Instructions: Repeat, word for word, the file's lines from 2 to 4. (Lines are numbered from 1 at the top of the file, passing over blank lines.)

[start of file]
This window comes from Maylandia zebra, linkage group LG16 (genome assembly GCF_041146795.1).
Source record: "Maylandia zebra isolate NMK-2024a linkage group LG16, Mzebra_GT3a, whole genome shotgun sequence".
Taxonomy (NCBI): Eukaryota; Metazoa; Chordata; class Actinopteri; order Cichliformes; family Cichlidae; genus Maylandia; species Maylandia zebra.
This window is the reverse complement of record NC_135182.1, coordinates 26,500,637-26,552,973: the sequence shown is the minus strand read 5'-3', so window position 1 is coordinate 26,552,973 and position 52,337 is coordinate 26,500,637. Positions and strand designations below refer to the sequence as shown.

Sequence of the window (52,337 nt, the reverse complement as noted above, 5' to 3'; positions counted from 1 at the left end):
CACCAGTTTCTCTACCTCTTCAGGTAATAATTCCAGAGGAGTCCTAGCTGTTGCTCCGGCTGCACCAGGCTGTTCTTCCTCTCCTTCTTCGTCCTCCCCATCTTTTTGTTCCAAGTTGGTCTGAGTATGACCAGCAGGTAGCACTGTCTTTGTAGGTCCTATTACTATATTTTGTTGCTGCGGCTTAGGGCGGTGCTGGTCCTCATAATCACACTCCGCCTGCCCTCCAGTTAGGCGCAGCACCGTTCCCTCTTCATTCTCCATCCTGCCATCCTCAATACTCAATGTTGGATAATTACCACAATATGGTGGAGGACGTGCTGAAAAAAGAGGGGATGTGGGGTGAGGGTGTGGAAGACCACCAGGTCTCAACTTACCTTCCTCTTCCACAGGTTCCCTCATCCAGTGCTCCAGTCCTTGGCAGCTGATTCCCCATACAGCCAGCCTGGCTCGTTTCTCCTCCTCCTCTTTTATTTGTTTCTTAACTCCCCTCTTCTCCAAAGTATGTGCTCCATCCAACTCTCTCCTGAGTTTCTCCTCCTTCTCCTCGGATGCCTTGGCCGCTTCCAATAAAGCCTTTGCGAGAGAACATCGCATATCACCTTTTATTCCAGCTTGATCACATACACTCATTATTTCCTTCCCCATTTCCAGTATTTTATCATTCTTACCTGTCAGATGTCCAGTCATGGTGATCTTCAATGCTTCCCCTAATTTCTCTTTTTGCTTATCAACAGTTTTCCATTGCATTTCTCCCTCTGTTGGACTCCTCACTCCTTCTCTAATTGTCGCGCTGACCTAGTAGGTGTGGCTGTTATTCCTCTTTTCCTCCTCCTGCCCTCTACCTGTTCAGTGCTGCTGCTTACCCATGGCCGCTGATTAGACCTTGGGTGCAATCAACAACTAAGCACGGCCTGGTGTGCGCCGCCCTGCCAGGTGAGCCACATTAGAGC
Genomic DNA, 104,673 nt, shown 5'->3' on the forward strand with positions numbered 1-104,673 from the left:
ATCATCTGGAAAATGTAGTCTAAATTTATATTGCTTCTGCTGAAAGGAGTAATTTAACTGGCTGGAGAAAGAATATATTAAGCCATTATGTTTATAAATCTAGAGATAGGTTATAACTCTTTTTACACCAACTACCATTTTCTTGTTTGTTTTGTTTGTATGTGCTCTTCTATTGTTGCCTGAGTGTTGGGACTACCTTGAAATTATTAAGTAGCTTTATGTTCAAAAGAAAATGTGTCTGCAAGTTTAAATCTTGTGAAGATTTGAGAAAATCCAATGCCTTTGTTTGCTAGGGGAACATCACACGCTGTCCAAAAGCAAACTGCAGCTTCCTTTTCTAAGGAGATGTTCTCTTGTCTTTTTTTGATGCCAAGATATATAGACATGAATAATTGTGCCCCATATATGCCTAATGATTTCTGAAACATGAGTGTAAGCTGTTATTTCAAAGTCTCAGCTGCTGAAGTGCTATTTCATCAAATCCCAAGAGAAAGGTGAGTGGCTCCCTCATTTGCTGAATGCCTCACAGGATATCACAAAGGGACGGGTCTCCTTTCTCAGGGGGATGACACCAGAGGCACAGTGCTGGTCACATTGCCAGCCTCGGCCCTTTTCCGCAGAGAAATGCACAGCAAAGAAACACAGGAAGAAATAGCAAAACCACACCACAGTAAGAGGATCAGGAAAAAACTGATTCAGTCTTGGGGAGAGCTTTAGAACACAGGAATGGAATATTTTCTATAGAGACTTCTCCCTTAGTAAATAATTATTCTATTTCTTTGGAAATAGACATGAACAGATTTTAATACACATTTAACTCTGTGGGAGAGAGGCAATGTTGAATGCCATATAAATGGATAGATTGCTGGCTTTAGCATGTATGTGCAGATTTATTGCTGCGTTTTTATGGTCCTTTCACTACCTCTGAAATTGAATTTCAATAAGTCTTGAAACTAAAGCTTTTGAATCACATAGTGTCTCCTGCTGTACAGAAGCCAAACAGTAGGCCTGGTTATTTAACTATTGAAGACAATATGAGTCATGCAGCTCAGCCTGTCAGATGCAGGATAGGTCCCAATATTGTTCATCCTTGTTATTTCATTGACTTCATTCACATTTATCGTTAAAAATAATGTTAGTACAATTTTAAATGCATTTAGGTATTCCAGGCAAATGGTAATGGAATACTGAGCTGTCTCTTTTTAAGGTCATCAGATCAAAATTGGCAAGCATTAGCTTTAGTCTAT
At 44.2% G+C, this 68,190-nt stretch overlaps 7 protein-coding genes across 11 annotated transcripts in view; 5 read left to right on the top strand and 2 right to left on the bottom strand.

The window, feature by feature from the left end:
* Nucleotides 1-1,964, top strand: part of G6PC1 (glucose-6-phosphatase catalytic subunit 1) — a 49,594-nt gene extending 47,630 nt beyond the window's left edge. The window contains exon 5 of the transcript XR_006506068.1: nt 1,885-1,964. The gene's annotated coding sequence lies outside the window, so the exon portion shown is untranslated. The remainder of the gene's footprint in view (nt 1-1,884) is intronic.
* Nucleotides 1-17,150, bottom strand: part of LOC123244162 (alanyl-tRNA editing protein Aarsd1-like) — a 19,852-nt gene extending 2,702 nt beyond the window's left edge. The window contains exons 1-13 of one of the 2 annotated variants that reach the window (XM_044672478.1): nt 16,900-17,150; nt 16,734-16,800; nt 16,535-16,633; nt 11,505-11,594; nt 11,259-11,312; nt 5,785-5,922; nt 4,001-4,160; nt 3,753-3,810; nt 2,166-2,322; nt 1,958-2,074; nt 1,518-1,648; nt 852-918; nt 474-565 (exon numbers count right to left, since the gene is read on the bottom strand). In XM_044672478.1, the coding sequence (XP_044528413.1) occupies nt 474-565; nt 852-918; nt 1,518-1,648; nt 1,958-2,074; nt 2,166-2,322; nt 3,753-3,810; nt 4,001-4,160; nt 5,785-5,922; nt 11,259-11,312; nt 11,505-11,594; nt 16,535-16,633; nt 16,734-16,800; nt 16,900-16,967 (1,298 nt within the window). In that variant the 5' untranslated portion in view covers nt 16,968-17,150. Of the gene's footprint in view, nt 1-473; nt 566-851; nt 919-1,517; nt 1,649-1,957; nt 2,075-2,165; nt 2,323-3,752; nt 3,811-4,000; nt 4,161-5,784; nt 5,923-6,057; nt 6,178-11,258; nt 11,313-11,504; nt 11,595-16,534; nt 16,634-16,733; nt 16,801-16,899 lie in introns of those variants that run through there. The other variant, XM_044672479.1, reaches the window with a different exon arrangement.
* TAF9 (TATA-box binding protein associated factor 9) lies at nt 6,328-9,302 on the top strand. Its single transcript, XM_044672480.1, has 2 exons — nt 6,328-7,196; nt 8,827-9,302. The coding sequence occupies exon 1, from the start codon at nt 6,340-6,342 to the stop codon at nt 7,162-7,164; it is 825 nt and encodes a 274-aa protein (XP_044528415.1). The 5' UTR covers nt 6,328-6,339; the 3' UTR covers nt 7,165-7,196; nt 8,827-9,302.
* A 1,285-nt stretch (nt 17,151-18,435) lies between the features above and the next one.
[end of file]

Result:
Source record: "Maylandia zebra isolate NMK-2024a linkage group LG16, Mzebra_GT3a, whole genome shotgun sequence".
Taxonomy (NCBI): Eukaryota; Metazoa; Chordata; class Actinopteri; order Cichliformes; family Cichlidae; genus Maylandia; species Maylandia zebra.
This window is the reverse complement of record NC_135182.1, coordinates 26,500,637-26,552,973: the sequence shown is the minus strand read 5'-3', so window position 1 is coordinate 26,552,973 and position 52,337 is coordinate 26,500,637. Positions and strand designations below refer to the sequence as shown.